I received a tweet back (albeit 24 hours later) asking me to DM them my details for the customer care to look in to.   I had to respond letting them know I can’t direct message them until they are following me, but eventually we got there.  It seems listening is a newer discipline for Specsavers but I was really impressed that they were making a concerted effort.

In this day and age listening to what people are saying about your brand is not rocket science.   Whether you monitor it on a very basic level using HootSuite or a similar free tool, or whether you invest in a more intelligent tool such as Radian6, you need to be listening.  In a world of abundance and thousands of options for just about anything, if you’re not listening you can bet your competitors are.

Great Expectations

I’ve been reading recently about the Pygmalian Theory, or SFP (self fulfilling prophecy).

In short, the gist is that people rise up to what you expect of them.  It works both ways – if you expect someone to be great they actually perform better and likewise if you expect them to under-perform they are far more likely to do so.

It made me think about being a parent.  As this season is still (albeit far-off) on the horizon I’m quite keen to figure out my plan before I actually need to have one – if that makes sense.  Of course it’s all theory now so may end up being absolute rubbish come the time….  but here goes.

What if I were to tell my kids that they were the smartest, the kindest, the most athletically gifted?  Rather than expect them to get good grades, perform well, (though I would hope for this!) I would set their own expectations of themselves – that they believe they can achieve all things.

Bit like the case of Roger Bannister and the 4 minute mile – once people knew the 4 minute mile could be achieved, many others then went on to reach this goal in a short time after.

What if I were to tell new starters that they were selected because they were the cream of the crop – would this set a standard of excellence in the workplace?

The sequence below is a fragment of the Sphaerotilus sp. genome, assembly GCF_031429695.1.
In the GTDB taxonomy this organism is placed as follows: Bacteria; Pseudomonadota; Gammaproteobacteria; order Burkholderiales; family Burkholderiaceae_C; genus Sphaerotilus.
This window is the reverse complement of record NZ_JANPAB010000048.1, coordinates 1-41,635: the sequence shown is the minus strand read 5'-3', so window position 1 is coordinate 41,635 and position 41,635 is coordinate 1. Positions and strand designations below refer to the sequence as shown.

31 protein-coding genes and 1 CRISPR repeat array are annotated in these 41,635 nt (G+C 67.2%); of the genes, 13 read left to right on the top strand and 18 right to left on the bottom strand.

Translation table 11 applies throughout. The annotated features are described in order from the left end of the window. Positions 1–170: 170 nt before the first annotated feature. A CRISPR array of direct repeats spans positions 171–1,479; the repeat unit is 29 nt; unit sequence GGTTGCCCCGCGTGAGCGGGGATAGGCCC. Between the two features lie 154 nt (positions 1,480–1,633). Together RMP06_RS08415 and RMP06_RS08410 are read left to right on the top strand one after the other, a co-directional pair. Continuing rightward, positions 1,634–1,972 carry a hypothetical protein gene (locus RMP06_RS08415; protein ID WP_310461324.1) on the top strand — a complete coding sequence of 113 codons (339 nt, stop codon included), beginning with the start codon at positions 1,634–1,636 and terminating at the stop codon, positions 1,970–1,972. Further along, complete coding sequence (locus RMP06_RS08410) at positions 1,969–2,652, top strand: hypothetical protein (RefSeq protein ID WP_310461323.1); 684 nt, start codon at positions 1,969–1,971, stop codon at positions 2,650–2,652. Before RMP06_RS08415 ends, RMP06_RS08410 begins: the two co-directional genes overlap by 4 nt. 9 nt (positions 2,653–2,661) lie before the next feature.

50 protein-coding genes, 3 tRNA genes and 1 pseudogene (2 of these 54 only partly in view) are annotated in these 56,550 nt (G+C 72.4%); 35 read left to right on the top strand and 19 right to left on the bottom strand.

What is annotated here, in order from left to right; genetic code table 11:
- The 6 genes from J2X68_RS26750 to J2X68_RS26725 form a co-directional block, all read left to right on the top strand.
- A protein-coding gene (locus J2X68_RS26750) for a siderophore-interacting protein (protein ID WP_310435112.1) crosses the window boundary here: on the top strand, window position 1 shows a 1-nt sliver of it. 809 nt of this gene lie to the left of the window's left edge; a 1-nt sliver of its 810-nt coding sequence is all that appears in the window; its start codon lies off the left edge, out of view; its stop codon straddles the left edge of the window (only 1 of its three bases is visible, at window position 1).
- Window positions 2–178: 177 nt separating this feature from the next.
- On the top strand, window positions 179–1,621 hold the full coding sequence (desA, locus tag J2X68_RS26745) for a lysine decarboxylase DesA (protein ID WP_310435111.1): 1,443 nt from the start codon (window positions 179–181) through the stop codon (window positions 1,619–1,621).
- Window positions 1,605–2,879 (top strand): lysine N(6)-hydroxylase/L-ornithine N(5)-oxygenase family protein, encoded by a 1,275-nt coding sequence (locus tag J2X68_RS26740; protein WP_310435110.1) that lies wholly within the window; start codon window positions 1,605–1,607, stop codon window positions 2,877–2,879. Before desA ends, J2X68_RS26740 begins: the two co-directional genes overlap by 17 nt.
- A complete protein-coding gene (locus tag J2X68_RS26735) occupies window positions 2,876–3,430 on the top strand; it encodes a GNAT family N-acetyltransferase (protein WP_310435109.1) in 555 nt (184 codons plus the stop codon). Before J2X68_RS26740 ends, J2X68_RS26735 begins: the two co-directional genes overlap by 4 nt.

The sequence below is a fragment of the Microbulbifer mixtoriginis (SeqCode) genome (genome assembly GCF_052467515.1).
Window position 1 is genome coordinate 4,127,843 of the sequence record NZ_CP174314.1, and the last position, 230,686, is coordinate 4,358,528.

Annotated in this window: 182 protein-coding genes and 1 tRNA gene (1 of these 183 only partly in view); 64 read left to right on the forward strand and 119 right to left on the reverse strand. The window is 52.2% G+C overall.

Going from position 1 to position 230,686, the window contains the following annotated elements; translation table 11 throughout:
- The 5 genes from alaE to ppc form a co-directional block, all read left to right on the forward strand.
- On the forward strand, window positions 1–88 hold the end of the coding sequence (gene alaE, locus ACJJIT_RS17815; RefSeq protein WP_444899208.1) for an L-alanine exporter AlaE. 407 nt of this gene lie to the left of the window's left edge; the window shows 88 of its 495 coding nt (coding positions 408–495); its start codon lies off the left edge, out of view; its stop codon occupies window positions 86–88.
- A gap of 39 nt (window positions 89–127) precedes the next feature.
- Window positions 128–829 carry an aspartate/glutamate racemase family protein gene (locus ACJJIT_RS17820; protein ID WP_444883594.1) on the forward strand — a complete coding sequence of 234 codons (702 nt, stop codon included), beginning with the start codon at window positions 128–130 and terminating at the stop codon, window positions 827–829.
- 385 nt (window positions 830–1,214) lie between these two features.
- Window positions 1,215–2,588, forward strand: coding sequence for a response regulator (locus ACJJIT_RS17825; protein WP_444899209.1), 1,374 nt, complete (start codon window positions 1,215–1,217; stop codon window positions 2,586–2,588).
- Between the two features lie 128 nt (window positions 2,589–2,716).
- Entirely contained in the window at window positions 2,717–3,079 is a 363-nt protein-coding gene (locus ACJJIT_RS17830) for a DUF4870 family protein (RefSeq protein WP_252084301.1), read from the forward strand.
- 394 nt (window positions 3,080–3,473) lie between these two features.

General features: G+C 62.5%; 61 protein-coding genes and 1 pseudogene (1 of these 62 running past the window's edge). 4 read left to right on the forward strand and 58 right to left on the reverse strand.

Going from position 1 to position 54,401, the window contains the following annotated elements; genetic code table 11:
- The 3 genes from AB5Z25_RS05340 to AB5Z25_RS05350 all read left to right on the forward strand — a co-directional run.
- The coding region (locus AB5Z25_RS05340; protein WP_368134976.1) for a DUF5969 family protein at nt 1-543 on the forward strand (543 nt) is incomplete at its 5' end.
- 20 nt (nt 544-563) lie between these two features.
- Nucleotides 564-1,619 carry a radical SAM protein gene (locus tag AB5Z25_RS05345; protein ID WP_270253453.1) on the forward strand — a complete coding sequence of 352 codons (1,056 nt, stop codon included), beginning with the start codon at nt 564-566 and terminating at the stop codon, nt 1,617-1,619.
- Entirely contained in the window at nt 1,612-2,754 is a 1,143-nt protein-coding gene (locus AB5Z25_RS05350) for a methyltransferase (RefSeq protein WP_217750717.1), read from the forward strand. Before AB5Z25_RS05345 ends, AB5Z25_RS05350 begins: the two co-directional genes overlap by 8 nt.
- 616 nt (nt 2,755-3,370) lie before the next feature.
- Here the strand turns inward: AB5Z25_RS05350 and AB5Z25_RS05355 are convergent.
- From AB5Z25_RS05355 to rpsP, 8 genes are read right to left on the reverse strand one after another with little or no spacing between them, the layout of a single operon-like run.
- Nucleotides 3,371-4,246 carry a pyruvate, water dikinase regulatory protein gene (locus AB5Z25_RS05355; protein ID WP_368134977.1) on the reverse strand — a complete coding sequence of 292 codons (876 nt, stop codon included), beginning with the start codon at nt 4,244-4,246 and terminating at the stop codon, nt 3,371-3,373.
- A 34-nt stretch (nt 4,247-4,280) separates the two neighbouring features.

What if, what if.  Worth a thought though.  By just finding the best in people and setting a standard of excellence I have an opportunity to actually change my world… even if just a little bit.

Wrong is always worse

 

 

Having seen this situation recently in both a business and a relational situation, I’ve decided to categorise this post as both ‘Love’ and ‘Business’.

So often we can have the wrong person in our lives, who we know is the wrong person, but “will do for now”.  Don’t do it.  Wrong is worse than nothing.  Wrong is delaying right.  Wrong is square none – the square before square one.

That person in that role that you know isn’t the right person but will do for now?  Funny isn’t it how long now can last sometimes.  The wrong person in the wrong role isn’t helping you or them.  It can be scary removing someone when you’ve not got a replacement, but is average really what you want for your business?  Is their substandard delivery ok for your company to be producing until Mr or Ms Right comes along?  The wrong person can prove to be costly – not only in salary but in damage to your business that can last well past their departure.

That person you’re keeping around because they’re fun, because there’s no one better at the moment, because you’re lonely…  The wrong person sends signals to the right ones to stay away.  You’re potentially sowing in to your own loneliness, busying your mind and your emotions with something you know won’t last.  Or even someone if you’re anything like me that you end up really falling for and then go through the pains of a dysfunctional relationship and a messy breakup, only to look back and and think I knew at this beginning of all this they weren’t the one.

Cutting ties can seem risky.   I would suggest it’s worth the risk.

Fire-Fighting

 

 

 

The most common fail I’ve discovered in fire-fighting is the failure to continue to plan.

It’s easy when in a season of extreme pressure or extreme workload to focus on the now, forgoing the very meetings, processes and execution that will get you out of the hole you’re in.

Regardless of how full your day is, carve out time to plan.  Carve out time to still meet with your key influencers – the conversations may save you precious time in the revelations they bring.

Draw out processes.  Emails and back-of-fag-packets aren’t enough.  Let people visualise what ‘good’ looks like, show them light at the end of the tunnel and stick to your decisions like glue.

There’s a whole world out there.  It would be a shame to miss it.